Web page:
I've read an exam question given in a class on Semantics, that was asking
Why is language necessarily underspecified
I did not find much about this at the time, which is surprising because it intuitively strikes me as an important concept.
The class was using J. I. Saeed, "Semantics", which albeit does not index the term. The notion must have been given separately in class. The student couldn't guide me any further either. What I found is too formal, e.g. there's the Wikipedia article Underspecification focused mainly on phonetic and morphologic underspecification. A random .pdf jumped right inwith syntax trees. Now I found Ambiguity in the Stanford Encyclopedia of Philosophy, which in turn may be too broad (I should read it eventually).
At any rate, I hope the instructor was not asking the students to synthesize an answer. Rather, I suppose they referred the idea about "necessity" to a certain line of thought, a scholar, or seminal work, in the sense that e.g. "one cannot not communicate" is attributed to Paul Watzlawick, or "I know that I know nothing" to Plato's Sokrates, even if this isn't always completely accurate.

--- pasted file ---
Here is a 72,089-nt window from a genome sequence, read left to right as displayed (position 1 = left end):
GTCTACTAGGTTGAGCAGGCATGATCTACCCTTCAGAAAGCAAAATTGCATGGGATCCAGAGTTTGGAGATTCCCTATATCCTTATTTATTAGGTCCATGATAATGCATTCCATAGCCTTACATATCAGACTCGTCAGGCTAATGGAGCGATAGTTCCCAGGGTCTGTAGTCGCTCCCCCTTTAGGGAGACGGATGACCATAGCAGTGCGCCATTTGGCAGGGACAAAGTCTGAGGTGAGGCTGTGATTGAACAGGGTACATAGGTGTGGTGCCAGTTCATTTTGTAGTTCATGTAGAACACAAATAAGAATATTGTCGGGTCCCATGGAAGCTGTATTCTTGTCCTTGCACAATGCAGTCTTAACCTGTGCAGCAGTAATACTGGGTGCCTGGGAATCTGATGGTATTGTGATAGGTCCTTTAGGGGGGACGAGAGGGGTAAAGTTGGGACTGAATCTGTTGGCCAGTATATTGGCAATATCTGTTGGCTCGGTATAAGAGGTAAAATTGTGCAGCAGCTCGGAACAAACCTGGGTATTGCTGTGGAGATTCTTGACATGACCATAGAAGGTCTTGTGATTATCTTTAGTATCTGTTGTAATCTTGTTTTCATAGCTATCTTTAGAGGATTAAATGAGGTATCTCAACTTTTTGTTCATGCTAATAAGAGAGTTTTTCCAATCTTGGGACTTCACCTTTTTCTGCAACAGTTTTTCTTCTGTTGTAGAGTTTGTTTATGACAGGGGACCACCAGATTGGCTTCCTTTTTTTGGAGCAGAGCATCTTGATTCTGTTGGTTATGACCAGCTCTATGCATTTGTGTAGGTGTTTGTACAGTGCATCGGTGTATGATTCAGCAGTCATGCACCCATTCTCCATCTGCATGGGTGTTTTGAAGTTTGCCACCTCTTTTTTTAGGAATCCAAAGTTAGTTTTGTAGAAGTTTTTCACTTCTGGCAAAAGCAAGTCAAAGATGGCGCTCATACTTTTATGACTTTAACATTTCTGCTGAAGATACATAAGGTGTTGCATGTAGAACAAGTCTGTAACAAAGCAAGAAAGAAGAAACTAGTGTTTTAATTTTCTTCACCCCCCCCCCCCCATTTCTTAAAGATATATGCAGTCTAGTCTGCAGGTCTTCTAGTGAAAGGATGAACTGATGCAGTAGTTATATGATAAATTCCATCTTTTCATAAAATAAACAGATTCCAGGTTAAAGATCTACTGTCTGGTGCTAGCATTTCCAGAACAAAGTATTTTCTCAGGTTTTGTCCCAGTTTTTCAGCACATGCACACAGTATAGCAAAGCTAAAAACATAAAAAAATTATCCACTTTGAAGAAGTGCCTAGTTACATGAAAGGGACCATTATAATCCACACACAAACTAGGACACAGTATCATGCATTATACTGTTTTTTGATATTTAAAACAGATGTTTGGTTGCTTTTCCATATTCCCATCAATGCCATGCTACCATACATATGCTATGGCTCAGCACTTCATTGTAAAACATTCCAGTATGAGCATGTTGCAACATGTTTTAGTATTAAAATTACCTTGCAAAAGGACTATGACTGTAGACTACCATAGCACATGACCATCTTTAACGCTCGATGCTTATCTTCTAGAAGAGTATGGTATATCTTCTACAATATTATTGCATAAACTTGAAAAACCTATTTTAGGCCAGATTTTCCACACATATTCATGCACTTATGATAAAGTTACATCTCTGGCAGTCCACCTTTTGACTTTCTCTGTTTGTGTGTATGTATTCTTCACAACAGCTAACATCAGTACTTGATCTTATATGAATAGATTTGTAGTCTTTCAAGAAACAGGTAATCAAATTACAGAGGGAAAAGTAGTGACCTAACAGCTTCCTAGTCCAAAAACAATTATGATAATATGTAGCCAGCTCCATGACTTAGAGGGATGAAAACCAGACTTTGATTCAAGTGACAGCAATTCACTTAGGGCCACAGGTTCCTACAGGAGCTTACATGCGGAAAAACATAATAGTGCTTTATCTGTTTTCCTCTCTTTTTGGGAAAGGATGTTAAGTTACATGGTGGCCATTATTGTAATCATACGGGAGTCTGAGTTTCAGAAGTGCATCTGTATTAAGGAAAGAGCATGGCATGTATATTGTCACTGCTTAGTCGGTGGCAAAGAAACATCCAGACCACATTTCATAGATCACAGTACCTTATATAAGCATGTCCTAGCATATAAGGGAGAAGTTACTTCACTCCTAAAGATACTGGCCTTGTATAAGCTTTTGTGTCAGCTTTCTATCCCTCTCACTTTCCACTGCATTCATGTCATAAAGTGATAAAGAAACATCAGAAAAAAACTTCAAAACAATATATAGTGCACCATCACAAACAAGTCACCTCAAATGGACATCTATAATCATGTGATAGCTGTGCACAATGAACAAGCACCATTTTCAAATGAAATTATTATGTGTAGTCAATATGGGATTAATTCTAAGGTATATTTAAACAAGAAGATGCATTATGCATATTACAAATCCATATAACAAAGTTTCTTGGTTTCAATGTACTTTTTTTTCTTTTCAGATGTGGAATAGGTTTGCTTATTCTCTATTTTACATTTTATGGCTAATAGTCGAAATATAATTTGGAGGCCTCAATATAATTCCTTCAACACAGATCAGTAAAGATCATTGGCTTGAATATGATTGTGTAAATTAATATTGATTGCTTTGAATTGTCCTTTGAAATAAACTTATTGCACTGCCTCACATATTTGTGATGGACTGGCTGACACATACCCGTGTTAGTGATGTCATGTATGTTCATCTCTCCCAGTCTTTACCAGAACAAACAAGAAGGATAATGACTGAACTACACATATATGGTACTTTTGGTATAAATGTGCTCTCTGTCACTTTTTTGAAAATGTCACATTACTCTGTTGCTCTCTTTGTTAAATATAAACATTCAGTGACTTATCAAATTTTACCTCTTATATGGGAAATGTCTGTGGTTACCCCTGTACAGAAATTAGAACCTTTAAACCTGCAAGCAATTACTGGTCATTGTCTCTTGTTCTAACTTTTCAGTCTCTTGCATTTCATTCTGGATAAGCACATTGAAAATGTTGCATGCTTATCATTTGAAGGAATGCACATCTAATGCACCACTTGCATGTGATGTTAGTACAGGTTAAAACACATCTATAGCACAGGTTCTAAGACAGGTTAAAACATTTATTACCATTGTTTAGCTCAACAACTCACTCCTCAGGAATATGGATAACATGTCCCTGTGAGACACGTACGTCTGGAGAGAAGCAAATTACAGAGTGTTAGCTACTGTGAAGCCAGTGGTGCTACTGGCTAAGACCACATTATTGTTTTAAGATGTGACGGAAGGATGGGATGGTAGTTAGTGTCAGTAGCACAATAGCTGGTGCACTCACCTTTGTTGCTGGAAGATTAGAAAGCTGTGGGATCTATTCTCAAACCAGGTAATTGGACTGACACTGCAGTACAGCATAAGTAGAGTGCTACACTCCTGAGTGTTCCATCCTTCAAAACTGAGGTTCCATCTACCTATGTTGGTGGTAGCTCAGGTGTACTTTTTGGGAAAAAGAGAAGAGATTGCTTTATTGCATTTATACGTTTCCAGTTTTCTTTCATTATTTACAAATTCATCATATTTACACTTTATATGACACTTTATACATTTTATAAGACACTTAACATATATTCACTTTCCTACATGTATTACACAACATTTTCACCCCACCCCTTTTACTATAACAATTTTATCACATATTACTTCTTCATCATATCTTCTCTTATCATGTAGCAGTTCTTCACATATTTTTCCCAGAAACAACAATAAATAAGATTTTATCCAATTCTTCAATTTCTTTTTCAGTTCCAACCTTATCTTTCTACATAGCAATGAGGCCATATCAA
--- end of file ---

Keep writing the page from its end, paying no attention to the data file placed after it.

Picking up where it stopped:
So, looking for an authoritative answer, this is basically a reference request. A discussion, or rather a summary of the context is welcome, but I'm affraid it would have to be necessarily underspecified and thus may be kept brief.
PS: A search for "semantics underspecified" yields many results. The reference request still stands, as long as I can't answer it myself, while I postpone flipping through the results (18 months later I am none the wiser; who developed the idea?)